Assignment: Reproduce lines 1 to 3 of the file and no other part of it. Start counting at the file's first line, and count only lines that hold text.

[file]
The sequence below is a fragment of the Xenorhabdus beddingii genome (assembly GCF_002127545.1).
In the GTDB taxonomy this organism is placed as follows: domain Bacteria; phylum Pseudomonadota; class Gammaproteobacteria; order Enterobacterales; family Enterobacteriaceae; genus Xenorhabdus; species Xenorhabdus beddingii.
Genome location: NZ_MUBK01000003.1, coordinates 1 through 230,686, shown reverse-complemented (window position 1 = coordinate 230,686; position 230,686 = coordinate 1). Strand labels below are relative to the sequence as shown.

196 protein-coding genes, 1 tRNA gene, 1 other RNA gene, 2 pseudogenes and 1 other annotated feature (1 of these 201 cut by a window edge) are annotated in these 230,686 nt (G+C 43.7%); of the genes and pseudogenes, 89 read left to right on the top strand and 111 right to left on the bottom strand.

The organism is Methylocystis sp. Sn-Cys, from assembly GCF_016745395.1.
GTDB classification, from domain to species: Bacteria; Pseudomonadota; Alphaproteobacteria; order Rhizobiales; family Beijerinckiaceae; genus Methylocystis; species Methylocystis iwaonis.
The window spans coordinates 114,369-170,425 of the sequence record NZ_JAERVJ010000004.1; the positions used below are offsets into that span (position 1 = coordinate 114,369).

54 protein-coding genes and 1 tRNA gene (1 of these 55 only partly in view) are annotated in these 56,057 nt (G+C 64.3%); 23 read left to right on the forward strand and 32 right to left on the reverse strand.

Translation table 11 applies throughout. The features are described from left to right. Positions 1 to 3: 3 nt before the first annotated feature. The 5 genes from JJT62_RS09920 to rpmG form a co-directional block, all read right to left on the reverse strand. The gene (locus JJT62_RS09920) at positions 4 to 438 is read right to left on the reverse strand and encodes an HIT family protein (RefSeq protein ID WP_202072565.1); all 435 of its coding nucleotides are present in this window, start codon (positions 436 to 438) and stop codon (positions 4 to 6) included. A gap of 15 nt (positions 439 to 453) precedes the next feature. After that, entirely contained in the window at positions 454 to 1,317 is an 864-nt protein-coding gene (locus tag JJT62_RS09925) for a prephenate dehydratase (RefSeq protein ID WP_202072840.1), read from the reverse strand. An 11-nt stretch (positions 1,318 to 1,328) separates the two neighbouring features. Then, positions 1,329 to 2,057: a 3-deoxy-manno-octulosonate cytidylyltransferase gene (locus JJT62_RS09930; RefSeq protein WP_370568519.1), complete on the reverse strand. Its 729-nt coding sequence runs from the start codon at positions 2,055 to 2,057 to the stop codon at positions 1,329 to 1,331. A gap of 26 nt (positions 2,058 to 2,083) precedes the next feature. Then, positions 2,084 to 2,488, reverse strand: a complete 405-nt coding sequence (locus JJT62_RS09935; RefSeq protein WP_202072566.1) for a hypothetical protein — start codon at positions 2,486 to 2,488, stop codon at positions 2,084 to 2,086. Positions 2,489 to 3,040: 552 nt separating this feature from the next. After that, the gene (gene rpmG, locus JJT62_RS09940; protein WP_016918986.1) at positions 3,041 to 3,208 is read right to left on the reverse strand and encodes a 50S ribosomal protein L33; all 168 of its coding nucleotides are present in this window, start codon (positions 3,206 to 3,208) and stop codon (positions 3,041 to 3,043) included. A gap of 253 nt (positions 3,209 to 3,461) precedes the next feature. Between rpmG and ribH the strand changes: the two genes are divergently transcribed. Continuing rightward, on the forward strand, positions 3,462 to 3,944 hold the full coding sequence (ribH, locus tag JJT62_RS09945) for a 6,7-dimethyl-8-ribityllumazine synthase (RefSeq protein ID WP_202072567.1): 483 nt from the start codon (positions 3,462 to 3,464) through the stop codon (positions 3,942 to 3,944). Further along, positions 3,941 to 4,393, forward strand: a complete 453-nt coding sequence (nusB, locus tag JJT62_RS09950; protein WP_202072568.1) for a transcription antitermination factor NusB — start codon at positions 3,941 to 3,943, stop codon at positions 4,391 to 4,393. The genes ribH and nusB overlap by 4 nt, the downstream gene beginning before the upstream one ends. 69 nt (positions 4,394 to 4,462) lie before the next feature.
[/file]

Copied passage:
The sequence below is a fragment of the Xenorhabdus beddingii genome (assembly GCF_002127545.1).
In the GTDB taxonomy this organism is placed as follows: domain Bacteria; phylum Pseudomonadota; class Gammaproteobacteria; order Enterobacterales; family Enterobacteriaceae; genus Xenorhabdus; species Xenorhabdus beddingii.
Genome location: NZ_MUBK01000003.1, coordinates 1 through 230,686, shown reverse-complemented (window position 1 = coordinate 230,686; position 230,686 = coordinate 1). Strand labels below are relative to the sequence as shown.